The League of Non-Voters, Part Two
A Sardine on Vacation, Episode Fifty-Nine
"The League of Non-Voters does not spend its time or money trying to convince people not to vote. If you belong to the Republican and Democratic Party organizations, we expect you to get as many people as possible to the polls to vote mechanically for your candidate. And to all of the members of small parties, like the Green and Libertarian advocates, we would not tell you that your vote is wasted."

I Drink My Urine at You, Herr Doktore!
Opposites Day by Tantra Bensko, December 2009
"What's the last thing most people would automatically assume we'd want to do with our urine in order to be healthy? Drink it? Well, yes, maybe so. But is that the worst you can think of? Really? How about let it stay out for a week and get smelly, and rub it on our skin?"

Anatomy of American Ignorance
Part Two by Bill Noxid, November 2009
"These are the people Obama continuously tries to "reach out" to. If Obama himself was being honest about the origin of this country and it's true history ( instead of the self-serving propaganda offered by the American educational system ), he would understand what motivates this unalterable hatred, and would recognize why these people will never accept him as President."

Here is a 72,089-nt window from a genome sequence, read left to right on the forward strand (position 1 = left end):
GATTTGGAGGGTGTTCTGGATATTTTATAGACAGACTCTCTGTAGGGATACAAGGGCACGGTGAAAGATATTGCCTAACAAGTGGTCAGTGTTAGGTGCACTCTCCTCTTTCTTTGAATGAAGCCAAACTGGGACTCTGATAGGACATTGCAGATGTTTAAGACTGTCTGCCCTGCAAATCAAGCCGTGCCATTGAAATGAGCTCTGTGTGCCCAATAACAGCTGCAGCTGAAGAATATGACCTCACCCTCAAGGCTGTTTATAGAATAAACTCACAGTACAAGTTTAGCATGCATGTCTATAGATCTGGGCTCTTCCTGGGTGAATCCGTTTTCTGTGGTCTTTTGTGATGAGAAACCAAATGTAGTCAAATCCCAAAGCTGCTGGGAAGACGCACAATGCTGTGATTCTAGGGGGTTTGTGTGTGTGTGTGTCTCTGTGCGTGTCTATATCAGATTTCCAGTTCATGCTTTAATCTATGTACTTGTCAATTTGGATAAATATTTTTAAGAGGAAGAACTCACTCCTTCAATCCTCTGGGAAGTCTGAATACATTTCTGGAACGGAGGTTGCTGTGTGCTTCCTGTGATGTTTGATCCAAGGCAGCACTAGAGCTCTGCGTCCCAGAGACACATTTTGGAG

The Viewing of the Facts Now Passed Away Is at Six O'Clock
Opposites Day by Tantra Bensko, November 2009
"He wants a professional disillusionist
With long black lashes
To take his flowing, red red velvet clothes
And prance about with them,"

Plagiarizing Oneself
A Sardine on Vacation, Episode Fifty-Eight
'I retain the copyright. I could publish them again since they magazines are now defunct.
'"If I didn't plagiarize in school," say Joe T., "I wouldn't have gotten my degree."
'The Sardine's advice to you, before you reached the point where you had to plagiarize, would have been DON'T GO TO COLLEGE.'